Is Hydrogen Completely Clean?

While hydrogen does not produce emissions when burned, producing hydrogen requires an energy source, which is not always derived from a renewable source.

In Orkney, renewable wind energy powers the electrolysis reaction to separate hydrogen from water. However, this is not the case in other circumstances. For example, a cheap way to produce hydrogen involves using methane and carbon capture and storage (CCS). While there is an argument that this is useful when producing hydrogen on a large scale, it is not as clean. To establish a truly green economy, hydrogen should be produced with a renewable energy source.

A Big Step Towards Decarbonizing Scotland and the World

As well as providing a template for decarbonizing shipping, Orkney has demonstrated how it may be possible to decarbonize larger communities. For example, even after exporting its surplus energy to the UK national grid, Orkney’s renewable energy sources of wind, wave, and tidal power produce around 130% of the electricity it needs.

All this energy comes from clean, renewable sources. The community has shown that this energy can be converted into hydrogen energy, which can be easily stored and transported, making clean hydrogen energy more accessible to nearby communities in Scotland. This strategy could easily be adopted at other locations in the UK and worldwide. It demonstrates that a sharing economy could prove a vital solution to tackling climate change by helping heavy consumers of energy switch to renewables.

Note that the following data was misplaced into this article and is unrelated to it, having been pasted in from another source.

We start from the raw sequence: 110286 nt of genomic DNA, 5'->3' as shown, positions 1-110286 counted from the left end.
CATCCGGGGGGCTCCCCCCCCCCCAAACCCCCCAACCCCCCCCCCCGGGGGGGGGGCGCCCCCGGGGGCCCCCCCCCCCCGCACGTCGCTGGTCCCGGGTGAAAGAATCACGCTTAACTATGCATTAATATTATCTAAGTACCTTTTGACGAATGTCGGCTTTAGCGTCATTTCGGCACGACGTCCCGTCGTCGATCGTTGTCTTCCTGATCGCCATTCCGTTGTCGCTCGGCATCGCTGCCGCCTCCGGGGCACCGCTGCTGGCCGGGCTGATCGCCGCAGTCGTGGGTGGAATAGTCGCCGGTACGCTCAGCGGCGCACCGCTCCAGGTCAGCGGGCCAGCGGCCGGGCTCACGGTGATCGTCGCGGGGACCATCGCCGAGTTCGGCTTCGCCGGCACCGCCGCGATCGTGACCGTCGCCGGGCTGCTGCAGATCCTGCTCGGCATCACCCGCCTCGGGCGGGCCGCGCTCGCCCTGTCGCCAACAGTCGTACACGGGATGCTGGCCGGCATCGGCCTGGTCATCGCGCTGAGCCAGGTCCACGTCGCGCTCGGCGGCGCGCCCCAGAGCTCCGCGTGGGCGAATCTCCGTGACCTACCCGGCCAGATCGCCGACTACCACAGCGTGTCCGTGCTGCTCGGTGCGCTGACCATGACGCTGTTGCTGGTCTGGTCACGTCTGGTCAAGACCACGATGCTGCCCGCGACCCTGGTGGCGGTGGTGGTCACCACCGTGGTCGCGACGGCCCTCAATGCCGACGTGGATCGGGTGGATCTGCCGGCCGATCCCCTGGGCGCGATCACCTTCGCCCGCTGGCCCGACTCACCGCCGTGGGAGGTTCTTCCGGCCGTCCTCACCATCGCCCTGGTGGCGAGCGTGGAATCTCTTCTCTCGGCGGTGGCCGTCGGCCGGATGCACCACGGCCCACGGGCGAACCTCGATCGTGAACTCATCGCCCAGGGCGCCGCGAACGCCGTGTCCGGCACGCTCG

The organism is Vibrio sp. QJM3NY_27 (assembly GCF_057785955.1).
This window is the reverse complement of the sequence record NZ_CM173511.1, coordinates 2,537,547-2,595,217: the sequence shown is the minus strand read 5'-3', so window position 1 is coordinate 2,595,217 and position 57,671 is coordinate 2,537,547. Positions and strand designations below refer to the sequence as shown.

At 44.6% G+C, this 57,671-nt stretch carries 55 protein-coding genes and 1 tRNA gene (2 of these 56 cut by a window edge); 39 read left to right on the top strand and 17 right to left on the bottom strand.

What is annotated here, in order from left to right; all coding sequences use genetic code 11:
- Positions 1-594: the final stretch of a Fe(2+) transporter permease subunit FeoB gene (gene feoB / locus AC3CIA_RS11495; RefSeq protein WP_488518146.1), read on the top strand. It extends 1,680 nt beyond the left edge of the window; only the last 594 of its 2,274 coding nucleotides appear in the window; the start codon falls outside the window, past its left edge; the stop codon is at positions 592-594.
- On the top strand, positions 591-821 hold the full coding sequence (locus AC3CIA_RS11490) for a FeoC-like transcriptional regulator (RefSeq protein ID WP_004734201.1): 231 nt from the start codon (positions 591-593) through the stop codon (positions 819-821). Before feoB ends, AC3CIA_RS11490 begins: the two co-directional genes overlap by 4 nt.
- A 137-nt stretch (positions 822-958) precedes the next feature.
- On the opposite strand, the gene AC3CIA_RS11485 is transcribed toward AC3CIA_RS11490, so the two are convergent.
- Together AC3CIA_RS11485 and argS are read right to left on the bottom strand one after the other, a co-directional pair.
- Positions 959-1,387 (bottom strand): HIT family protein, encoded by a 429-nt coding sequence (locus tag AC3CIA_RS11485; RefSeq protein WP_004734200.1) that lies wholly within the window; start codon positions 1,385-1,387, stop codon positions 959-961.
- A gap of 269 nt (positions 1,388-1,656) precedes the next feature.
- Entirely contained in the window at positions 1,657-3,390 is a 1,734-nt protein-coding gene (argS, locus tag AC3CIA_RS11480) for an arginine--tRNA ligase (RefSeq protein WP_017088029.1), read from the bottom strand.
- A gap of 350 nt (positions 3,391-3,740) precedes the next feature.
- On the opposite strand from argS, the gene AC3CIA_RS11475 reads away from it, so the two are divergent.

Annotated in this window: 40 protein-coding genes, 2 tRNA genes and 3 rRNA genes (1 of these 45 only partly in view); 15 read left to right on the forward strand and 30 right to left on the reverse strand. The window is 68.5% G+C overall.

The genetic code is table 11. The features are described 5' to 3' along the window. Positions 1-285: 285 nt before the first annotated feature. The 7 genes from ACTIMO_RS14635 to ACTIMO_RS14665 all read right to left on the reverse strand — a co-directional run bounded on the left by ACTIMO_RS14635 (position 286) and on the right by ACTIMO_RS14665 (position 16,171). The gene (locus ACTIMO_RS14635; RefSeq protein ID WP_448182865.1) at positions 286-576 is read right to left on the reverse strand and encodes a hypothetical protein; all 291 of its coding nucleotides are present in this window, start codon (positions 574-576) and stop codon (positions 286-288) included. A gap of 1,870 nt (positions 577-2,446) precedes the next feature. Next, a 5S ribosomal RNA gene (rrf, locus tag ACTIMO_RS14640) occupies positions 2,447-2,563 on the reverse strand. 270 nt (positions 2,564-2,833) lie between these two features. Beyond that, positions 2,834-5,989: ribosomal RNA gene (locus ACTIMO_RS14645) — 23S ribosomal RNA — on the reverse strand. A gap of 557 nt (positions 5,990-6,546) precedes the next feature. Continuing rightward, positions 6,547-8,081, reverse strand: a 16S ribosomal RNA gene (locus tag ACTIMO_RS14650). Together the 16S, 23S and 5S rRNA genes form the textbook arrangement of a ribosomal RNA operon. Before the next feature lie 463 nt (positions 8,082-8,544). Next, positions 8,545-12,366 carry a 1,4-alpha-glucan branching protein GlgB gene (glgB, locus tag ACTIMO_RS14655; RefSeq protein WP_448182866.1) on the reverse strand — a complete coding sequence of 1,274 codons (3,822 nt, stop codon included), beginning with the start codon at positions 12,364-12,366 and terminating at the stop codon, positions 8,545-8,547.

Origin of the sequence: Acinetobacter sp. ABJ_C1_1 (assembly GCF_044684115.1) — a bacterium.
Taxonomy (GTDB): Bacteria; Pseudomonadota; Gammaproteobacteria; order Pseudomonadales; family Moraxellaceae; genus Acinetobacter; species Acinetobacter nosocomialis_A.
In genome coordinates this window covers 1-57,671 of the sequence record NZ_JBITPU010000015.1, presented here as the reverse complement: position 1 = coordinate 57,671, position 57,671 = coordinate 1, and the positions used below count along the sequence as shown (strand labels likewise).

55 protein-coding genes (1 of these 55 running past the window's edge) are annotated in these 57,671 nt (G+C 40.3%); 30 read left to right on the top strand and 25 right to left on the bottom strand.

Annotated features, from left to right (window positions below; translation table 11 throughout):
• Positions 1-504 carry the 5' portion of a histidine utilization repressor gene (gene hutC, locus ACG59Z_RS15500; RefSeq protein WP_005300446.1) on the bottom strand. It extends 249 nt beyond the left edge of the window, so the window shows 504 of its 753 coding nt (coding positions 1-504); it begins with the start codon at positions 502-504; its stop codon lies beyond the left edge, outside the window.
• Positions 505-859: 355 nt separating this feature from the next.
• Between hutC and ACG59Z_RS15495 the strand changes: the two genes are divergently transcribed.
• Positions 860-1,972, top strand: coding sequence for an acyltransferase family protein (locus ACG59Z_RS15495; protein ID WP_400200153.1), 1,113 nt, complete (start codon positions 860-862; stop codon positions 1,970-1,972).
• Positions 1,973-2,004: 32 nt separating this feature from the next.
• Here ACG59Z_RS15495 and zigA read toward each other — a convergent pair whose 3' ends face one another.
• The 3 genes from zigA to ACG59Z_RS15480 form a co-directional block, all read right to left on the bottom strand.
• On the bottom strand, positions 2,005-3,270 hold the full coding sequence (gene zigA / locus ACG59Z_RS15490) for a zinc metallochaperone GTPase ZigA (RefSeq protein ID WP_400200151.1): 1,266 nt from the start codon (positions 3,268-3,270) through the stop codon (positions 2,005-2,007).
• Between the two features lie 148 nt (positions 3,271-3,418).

The success of Orkney’s hydrogen economy may provide a valuable blueprint to other communities, and in the coming years, we may see more hydrogen economies established worldwide.

References and Further Reading

2021. Design of Orkney hydrogen-powered ferry revealed [online]. The Orcadian. Available from: https://www.orcadian.co.uk/design-of-orkney-hydrogen-powered-ferry-revealed/ (last accessed December 2022)

Calum Watson. Will Scotland build a hydrogen-powered ship? [online]. BBC. Available from: https://www.bbc.co.uk/news/uk-scotland-61988917 (last accessed December 2022)

Diego Arguedas Ortiz. 2019. How hydrogen is transforming these tiny Scottish islands [online]. BBC. Available from: https://www.bbc.com/future/article/20190327-the-tiny-islands-leading-the-way-in-hydrogen-power (last accessed December 2022)

Michelle Wiese Bockmann. 2022. Shipping emissions rise 4.9% in 2021 [online]. Lloyd’s List. Available from: https://lloydslist.maritimeintelligence.informa.com/LL1139627/Shipping-emissions-rise-49-in-2021 (last accessed December 2022)

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Sarah Moore

Written by

Sarah Moore

After studying Psychology and then Neuroscience, Sarah quickly found her enjoyment for researching and writing research papers; turning to a passion to connect ideas with people through writing.